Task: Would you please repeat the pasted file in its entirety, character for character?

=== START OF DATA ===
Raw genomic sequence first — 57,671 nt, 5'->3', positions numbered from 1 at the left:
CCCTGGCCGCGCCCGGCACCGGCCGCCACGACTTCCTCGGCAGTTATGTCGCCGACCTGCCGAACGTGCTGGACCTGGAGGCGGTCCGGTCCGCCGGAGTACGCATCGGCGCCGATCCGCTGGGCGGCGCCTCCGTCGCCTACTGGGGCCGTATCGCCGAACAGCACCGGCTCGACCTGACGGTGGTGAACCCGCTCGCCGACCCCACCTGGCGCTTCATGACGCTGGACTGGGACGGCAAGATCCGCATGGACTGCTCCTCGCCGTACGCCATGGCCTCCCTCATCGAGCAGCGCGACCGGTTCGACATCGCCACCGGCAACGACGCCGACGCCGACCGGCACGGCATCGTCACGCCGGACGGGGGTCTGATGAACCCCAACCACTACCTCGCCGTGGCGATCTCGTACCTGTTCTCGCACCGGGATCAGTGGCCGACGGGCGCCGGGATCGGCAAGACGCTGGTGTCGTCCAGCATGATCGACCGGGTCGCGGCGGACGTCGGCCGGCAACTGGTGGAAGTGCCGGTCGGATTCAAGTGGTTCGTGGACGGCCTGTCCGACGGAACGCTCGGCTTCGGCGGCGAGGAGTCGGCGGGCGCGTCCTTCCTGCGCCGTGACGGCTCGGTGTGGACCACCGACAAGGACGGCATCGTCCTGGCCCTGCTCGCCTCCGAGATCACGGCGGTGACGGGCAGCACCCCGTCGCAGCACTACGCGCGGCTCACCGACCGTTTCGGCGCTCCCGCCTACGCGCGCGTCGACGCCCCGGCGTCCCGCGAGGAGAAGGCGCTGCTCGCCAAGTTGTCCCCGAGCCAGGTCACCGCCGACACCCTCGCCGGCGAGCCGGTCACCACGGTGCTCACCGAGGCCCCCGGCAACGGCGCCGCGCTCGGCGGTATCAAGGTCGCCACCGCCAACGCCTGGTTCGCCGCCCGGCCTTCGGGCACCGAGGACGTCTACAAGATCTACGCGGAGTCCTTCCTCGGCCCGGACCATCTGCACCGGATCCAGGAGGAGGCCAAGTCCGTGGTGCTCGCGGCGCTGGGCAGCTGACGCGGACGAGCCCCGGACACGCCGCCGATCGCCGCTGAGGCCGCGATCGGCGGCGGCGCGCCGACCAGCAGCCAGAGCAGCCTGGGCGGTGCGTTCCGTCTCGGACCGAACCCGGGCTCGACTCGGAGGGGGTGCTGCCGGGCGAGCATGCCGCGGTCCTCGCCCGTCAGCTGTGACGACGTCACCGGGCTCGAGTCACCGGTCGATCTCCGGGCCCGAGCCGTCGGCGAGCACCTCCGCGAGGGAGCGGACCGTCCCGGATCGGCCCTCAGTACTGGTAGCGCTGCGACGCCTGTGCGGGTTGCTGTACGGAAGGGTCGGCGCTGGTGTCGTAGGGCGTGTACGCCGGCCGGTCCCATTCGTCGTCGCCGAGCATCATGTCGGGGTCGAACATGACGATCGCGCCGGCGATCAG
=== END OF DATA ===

Raw genomic sequence first — 57,671 nt, 5'->3', positions numbered from 1 at the left:
CCCTGGCCGCGCCCGGCACCGGCCGCCACGACTTCCTCGGCAGTTATGTCGCCGACCTGCCGAACGTGCTGGACCTGGAGGCGGTCCGGTCCGCCGGAGTACGCATCGGCGCCGATCCGCTGGGCGGCGCCTCCGTCGCCTACTGGGGCCGTATCGCCGAACAGCACCGGCTCGACCTGACGGTGGTGAACCCGCTCGCCGACCCCACCTGGCGCTTCATGACGCTGGACTGGGACGGCAAGATCCGCATGGACTGCTCCTCGCCGTACGCCATGGCCTCCCTCATCGAGCAGCGCGACCGGTTCGACATCGCCACCGGCAACGACGCCGACGCCGACCGGCACGGCATCGTCACGCCGGACGGGGGTCTGATGAACCCCAACCACTACCTCGCCGTGGCGATCTCGTACCTGTTCTCGCACCGGGATCAGTGGCCGACGGGCGCCGGGATCGGCAAGACGCTGGTGTCGTCCAGCATGATCGACCGGGTCGCGGCGGACGTCGGCCGGCAACTGGTGGAAGTGCCGGTCGGATTCAAGTGGTTCGTGGACGGCCTGTCCGACGGAACGCTCGGCTTCGGCGGCGAGGAGTCGGCGGGCGCGTCCTTCCTGCGCCGTGACGGCTCGGTGTGGACCACCGACAAGGACGGCATCGTCCTGGCCCTGCTCGCCTCCGAGATCACGGCGGTGACGGGCAGCACCCCGTCGCAGCACTACGCGCGGCTCACCGACCGTTTCGGCGCTCCCGCCTACGCGCGCGTCGACGCCCCGGCGTCCCGCGAGGAGAAGGCGCTGCTCGCCAAGTTGTCCCCGAGCCAGGTCACCGCCGACACCCTCGCCGGCGAGCCGGTCACCACGGTGCTCACCGAGGCCCCCGGCAACGGCGCCGCGCTCGGCGGTATCAAGGTCGCCACCGCCAACGCCTGGTTCGCCGCCCGGCCTTCGGGCACCGAGGACGTCTACAAGATCTACGCGGAGTCCTTCCTCGGCCCGGACCATCTGCACCGGATCCAGGAGGAGGCCAAGTCCGTGGTGCTCGCGGCGCTGGGCAGCTGACGCGGACGAGCCCCGGACACGCCGCCGATCGCCGCTGAGGCCGCGATCGGCGGCGGCGCGCCGACCAGCAGCCAGAGCAGCCTGGGCGGTGCGTTCCGTCTCGGACCGAACCCGGGCTCGACTCGGAGGGGGTGCTGCCGGGCGAGCATGCCGCGGTCCTCGCCCGTCAGCTGTGACGACGTCACCGGGCTCGAGTCACCGGTCGATCTCCGGGCCCGAGCCGTCGGCGAGCACCTCCGCGAGGGAGCGGACCGTCCCGGATCGGCCCTCAGTACTGGTAGCGCTGCGACGCCTGTGCGGGTTGCTGTACGGAAGGGTCGGCGCTGGTGTCGTAGGGCGTGTACGCCGGCCGGTCCCATTCGTCGTCGCCGAGCATCATGTCGGGGTCGAACATGACGATCGCGCCGGCGATCAG